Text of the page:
After 70 days of racing in the Barcelona World Race, record breaking British yachtswoman Dee Caffari and her Spanish co skipper Anna Corbella celebrated the rounding of Cape Horn in the early hours of this morning (GMT). For Caffari this is the fourth time she has passed the iconic landmark and the all-female duo had the added bonus of overtaking closest race rivals Hugo Boss as they make their exit from the notorious Southern Ocean. For Corbella this is her first time passing Cape Horn and a huge achievement as she endeavours to become the first Spanish woman to sail non-stop around the world.

Caffari said:
“I have passed Cape Horn four times now and each time has been quite different. The first was in the company of 17 other crew members on the Global Challenge, the second on my own during the Aviva Challenge when I encountered uncharacteristic mill pond conditions. The third was spent dodging a huge storm during the Vendee Globe and this time I am here with Anna who is celebrating her very first time around. They say variety is the spice of life and it is wonderful to share such a special achievement with her after working so hard together over the last two months or so.”

Corbella has been struggling with the cold conditions over the last few weeks and the passing of Cape Horn will be a much welcome morale boost to the Catalan sailor who is more accustomed to the warmer climes of Barcelona than the depths of the Southern Ocean.

Caffari added:
“It was actually quite emotional. I congratulated Anna on getting here and reminded her that not everyone achieves this. I am very proud of her and now she is the first Spanish woman to round Cape Horn. Way to go!! It is a huge achievement for anyone that gets round this corner and with it comes a sense of relief. Surviving the Southern Ocean and escaping its clutches, returning to the Atlantic and psychologically the big thing is to point the bow towards home.”

Over the last few days the GAES girls have managed to claw back some miles and at the 0500 hrs ranking were in 7th place, 5 miles ahead of closest race rivals Andy Meiklejohn & Wouter Verbraak on Hugo Boss. There has been no change at the head of the fleet with Virbac-Paprec 3 leading by 463 miles. After making a technical appraisal of the keel problem on their IMOCA Open 60, Kito de Pavant & Sébastien Audigane onboard Groupe Bel reluctantly made the decision last night to abandon the race. The Barcelona World Race fleet has now shrunk down to eleven from an original line up of fourteen.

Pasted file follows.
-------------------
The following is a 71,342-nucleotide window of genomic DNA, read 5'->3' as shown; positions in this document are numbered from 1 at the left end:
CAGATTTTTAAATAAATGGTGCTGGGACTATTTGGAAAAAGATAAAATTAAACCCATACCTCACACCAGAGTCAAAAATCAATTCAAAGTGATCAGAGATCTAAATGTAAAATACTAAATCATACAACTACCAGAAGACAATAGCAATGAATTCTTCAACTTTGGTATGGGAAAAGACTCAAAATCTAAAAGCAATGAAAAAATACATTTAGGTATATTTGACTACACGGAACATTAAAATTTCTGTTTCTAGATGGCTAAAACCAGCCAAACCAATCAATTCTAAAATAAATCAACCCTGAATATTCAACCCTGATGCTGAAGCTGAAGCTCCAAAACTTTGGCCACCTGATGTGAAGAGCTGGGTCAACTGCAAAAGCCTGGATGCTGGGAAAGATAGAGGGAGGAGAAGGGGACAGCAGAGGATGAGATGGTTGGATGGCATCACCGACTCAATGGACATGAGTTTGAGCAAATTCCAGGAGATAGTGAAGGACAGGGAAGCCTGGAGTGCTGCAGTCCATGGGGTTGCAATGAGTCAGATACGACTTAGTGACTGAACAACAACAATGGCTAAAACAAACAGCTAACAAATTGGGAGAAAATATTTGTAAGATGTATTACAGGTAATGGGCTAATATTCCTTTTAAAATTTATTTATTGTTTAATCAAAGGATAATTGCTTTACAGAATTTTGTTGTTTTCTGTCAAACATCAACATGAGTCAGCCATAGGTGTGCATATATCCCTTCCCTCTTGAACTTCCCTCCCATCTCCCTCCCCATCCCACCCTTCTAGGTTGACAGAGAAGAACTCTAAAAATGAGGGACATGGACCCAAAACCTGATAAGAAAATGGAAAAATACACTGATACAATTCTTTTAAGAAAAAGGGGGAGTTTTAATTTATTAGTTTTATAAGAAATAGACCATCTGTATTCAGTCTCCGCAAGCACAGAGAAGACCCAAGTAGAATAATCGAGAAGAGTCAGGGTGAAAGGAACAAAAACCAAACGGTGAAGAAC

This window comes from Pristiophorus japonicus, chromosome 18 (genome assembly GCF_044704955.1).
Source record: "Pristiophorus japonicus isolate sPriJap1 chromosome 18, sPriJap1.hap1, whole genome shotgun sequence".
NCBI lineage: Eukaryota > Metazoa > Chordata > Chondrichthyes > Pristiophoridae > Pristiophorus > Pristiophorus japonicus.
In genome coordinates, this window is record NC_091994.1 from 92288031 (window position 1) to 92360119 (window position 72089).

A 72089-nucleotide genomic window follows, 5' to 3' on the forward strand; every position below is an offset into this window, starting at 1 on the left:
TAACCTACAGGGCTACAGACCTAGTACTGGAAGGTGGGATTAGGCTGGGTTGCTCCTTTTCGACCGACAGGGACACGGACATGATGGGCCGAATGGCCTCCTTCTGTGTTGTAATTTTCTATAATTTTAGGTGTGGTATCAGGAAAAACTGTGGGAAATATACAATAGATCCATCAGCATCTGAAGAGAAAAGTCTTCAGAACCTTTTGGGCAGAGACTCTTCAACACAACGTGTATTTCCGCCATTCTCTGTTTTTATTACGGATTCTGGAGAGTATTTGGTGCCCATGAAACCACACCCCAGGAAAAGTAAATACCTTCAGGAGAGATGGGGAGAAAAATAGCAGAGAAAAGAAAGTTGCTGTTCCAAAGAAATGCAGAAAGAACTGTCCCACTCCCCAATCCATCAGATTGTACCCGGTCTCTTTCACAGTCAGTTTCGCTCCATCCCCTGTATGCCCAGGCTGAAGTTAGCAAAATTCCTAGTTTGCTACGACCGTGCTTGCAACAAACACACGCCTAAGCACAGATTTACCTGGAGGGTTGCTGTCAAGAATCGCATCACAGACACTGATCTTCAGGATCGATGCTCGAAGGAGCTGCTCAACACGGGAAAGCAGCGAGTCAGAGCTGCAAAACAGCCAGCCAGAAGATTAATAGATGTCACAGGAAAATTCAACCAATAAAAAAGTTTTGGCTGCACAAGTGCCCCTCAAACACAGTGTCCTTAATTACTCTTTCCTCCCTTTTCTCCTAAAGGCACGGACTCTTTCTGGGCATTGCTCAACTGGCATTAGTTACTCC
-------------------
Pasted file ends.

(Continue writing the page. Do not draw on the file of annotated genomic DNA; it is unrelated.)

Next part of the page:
Aviva has been a longstanding supporter of Dee Caffari and her inspirational record breaking sailing achievements, assisting her to three world records including becoming the first woman to sail solo, non stop, around the world in both directions. As Founding Partner of Caffari’s sailing campaign, Aviva is pleased to extend this support to Corbella and GAES for the Barcelona World Race.

GAES Centros Auditivos
Barcelona World Race

Marinassess Women’s Match Racing: Olivia Price Takes Commanding Lead




Olivia Price: in winning form. Image copyright CYCA staff.

by Pam Scrivenor and Jennifer Crooks

Olivia Price has taken a commanding lead in the Marinassess Women’s Match Racing Regatta, hosted by the Cruising Yacht Club of Australia, winning all her matches today.

The regatta started slowly this morning with a hint of a north easterly breeze looking like it was going to fill in to enable racing to commence on time at 1015 but as the teams gathered on the water, the harbour glassed out and the breeze disappeared. With the sun out and no sign of breeze, it was decided to send the teams ashore until the northerly filled in again at midday.

The schedule for Day 1 of the Marinassess Women’s Match Racing Regatta was to complete one round robin and finish the day with a fleet race. This regatta is the first competition for many of the sailors who have been attending the Youth Sailing Academy Women’s Match Racing Squad on Friday evenings since October last year. This squad has several members who have been sailing on keel boats for many years and have joined up to add match racing to their sailing talents.

The three CYCA Youth Sailing Academy (YSA) teams were skippered by Amanda Scrivenor, Tara McCall and Katie Abbott. Scrivenor has been match racing with the YSA for many years and along with several other Advanced Squad match racers, comes to women’s squad to continuing match racing over the summer months but also to help teach match racing skills to many CYCA sailors.

McCall, also an Advanced Squad sailor, is skippering her first match racing regatta this weekend and Abbott has been in Australia over the last few months to continue match racing in the summer season rather than the cold waters of her home in Canada. The YSA teams finished the day with Abbott finishing in 3rd place on 3 wins, Scrivenor on 2 and McCall on 1 win.

The match between Jessica Eastwell and Olivia Price was one of the close races of the day and was the matchup between the two Australian Women’s Match Racing Teams. Price finished the day in first place at the end of round robin one with 5 wins from 5 races and Eastwell, having only lost to Price, finished the day on four wins.